Silk is For Seduction  - Loretta Chase My review contains spoilers and they're mostly my thoughts as I went with the book...

Hmm, I’ve had Silk Is For Seduction in my TBR from before it was published. I don’t know, for some reason, I kept pushing it down my reading list. I’ve been trying to write a review for the last couple of days but I’m not sure how to go about it because the book was neatly divided into two parts for me; one I absolutely hated, the other I really enjoyed. Trust me, my issue isn’t with LC’s writing, it never was because I love the way she likes to play with words and her almost always witty dialogues. But there has been a few of her other books I wasn’t impressed with, mostly because of the plot and really annoying characters. I was afraid it was going to be another of those books by her. Thankfully, I ended up enjoying it so much that I heaved a sigh of relief! Also, this will be my first detailed review of LC’s books, though I’ve read her full backlist.

First a little note: This series is somewhat connected to the Carsington Brothers series, especially Lord Perfect (excellent series, highly recommended from me!). You’ll see some of the recurring characters or have some mentions of them, i.e. the Earl of Hargate and his sons, who are the Hs of the series. His heir, Rathbourne, married Bathsheba, who comes from the Dreadful DeLuceys. I just learned bits of them from Lord Perfect where Bathsheba was concerned because this family is known for their criminal ways, all sorts of it. They are divided into two branches, one is slightly better than the other, more dreadful bunch. I don’t clearly remember but Bathsheba was from the better bunch I believe. Since I didn’t know the exact kind of mayhem a DeLucey, one from the said ‘dreadful’ bunch can cause, the workings of Marcelline’s mind took me by surprise. Will explain as I go with my review.

In the beginning of the story, you get a gist of how Mercelline’s parents got married. Her mother was from the Dreadful DeLucey bunch and her father from the Noirots. Now, Noirots aren’t any better than the DeLuceys but the opposite side of the same coin. I can only say that they met their match in each-other and swindled their way through their vagabond life. Neither Marcelline, nor her two sisters, Sophy and Leonie, knew a stable life full of love and security and so, while they were residing with their parents, they learn all sorts of tricks to make a living. It was kinda impossible when you learn the depth of their poverty and how they lived, it was hard not to believe that one of them didn’t end up as prostitutes. After their parents died, the three sisters were taken in by a cousin’s wife, who was hard working and had a strong grip on them. She shaped much of Marcelline, Sophy and Leonie’s life but blood is always thicker than water, and so both DeLucey and Noirot’s impulsive and irresponsible urges were there in them. They certainly tried to live a better life but couldn’t temper down everything.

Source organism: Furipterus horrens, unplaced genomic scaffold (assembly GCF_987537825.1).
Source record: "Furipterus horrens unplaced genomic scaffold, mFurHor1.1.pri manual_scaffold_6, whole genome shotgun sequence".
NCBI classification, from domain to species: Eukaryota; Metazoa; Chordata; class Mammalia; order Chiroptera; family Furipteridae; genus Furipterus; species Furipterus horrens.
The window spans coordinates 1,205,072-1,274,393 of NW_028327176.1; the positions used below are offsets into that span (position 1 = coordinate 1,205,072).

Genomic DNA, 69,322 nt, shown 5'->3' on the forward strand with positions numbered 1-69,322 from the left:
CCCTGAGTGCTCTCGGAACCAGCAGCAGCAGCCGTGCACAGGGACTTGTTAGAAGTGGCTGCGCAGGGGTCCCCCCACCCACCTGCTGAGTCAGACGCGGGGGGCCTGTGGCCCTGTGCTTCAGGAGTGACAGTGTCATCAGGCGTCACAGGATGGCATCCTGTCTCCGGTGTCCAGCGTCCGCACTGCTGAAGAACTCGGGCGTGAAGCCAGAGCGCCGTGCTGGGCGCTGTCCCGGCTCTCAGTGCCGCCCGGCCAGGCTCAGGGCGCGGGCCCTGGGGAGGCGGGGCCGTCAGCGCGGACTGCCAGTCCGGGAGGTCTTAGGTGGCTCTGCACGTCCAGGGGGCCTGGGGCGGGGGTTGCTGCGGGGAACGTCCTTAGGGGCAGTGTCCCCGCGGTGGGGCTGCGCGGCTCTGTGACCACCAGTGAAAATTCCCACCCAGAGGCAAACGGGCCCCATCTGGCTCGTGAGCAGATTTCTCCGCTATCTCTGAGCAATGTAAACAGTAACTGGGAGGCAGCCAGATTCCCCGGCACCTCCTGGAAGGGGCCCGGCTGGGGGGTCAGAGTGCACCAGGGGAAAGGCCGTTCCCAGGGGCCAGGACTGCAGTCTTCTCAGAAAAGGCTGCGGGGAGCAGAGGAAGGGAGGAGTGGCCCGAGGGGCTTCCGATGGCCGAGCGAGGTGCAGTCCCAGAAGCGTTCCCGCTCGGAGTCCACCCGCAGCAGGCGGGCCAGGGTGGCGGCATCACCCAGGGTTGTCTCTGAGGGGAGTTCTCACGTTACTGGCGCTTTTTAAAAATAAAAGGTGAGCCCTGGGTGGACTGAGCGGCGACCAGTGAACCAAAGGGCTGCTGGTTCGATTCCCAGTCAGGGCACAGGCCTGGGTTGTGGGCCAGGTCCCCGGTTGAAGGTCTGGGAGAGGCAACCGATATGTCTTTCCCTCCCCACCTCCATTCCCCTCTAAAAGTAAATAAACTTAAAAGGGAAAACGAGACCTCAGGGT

Now, I didn’t know about their past when the story began and having no idea about the DeLuceys, except that they’re called Dreadful, I was annoyed. Marcelline is a gifted dressmaker and designer, while Sophy knows how to charm her way through everything. Leonie is the mathematical genius who takes care of the accounts of their little shop. In the cholera that swept through Paris 3 yrs ago, Marcelline lost most of her family, including her husband and Cousin Emma, their guardian. Her only daughter, an infant then, Lucy, fell very ill but survived somehow. After coming to London, she played in the gaming-hells and earned enough money to start this milliner’s shop called Maison Noirot. This was unbelievable to me, as were a lot of the things that happens when the story starts. I was so pissed that I actually took notes of the things that bugged me about the characters! When I first encountered the sisters, the only word that came to my mind was- Sharks! They were so rabid and insane about their business and how they would ‘dupe’ the customers (in a good way, since they didn’t compromise their standard of dressmaking, which their ancestors would’ve) to sell the clothing, it left me agape. Someone called Marcelline ‘mercenary’ and I wholeheartedly agreed. I took an instant dislike to her which persisted for a long, long time. Then, she hears of the upcoming marriage of the Duke of Clevedon from a client and takes up this crazy plan to hunt him down in Paris to ‘convince him’ (in the DeLucey/Noirot way) that future Duchess of Clevedon becomes their patroness and in the process, make them the best milliner’s shop in London... er, in The World. *eyeroll* Yes, Marcelline thinks they’re the best in the world. Oh, the unfailing confidence of the DeLuceys, even when the world is crumbling down around them, they can still keep a façade of cheerful disregard. But I digress... To keep that promise to self, Mercelline goes to Paris, which she does at least once a year to view the fashion since according to her Parisians wear the best. Also, according to Marcelline, the ladies of London/England, have a dreadful sense of clothing, (which I found snobbish at best), something she aims to change through Maison Noirot.